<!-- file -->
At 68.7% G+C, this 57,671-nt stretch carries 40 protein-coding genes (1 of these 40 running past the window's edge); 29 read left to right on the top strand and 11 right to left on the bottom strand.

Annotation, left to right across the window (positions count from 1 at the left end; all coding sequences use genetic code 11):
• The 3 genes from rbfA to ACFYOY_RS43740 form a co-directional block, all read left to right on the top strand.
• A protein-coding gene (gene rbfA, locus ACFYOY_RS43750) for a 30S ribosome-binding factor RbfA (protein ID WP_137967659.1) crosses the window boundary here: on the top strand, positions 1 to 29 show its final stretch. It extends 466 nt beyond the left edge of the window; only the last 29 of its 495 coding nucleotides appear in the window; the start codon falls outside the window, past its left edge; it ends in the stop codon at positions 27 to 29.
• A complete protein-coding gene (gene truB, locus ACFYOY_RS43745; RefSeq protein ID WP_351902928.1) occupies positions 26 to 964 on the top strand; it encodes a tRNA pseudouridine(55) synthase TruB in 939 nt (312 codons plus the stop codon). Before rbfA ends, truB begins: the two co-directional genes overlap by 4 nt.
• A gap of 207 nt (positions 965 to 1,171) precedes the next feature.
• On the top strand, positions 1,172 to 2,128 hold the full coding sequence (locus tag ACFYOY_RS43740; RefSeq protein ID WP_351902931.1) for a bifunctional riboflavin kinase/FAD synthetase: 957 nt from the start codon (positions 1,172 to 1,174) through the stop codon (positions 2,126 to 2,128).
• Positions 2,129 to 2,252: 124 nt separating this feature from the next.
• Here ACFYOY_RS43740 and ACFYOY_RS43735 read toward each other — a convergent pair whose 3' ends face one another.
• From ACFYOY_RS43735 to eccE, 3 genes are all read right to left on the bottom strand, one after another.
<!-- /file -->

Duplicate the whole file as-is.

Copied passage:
At 68.7% G+C, this 57,671-nt stretch carries 40 protein-coding genes (1 of these 40 running past the window's edge); 29 read left to right on the top strand and 11 right to left on the bottom strand.

Annotation, left to right across the window (positions count from 1 at the left end; all coding sequences use genetic code 11):
• The 3 genes from rbfA to ACFYOY_RS43740 form a co-directional block, all read left to right on the top strand.
• A protein-coding gene (gene rbfA, locus ACFYOY_RS43750) for a 30S ribosome-binding factor RbfA (protein ID WP_137967659.1) crosses the window boundary here: on the top strand, positions 1 to 29 show its final stretch. It extends 466 nt beyond the left edge of the window; only the last 29 of its 495 coding nucleotides appear in the window; the start codon falls outside the window, past its left edge; it ends in the stop codon at positions 27 to 29.
• A complete protein-coding gene (gene truB, locus ACFYOY_RS43745; RefSeq protein ID WP_351902928.1) occupies positions 26 to 964 on the top strand; it encodes a tRNA pseudouridine(55) synthase TruB in 939 nt (312 codons plus the stop codon). Before rbfA ends, truB begins: the two co-directional genes overlap by 4 nt.
• A gap of 207 nt (positions 965 to 1,171) precedes the next feature.
• On the top strand, positions 1,172 to 2,128 hold the full coding sequence (locus tag ACFYOY_RS43740; RefSeq protein ID WP_351902931.1) for a bifunctional riboflavin kinase/FAD synthetase: 957 nt from the start codon (positions 1,172 to 1,174) through the stop codon (positions 2,126 to 2,128).
• Positions 2,129 to 2,252: 124 nt separating this feature from the next.
• Here ACFYOY_RS43740 and ACFYOY_RS43735 read toward each other — a convergent pair whose 3' ends face one another.
• From ACFYOY_RS43735 to eccE, 3 genes are all read right to left on the bottom strand, one after another.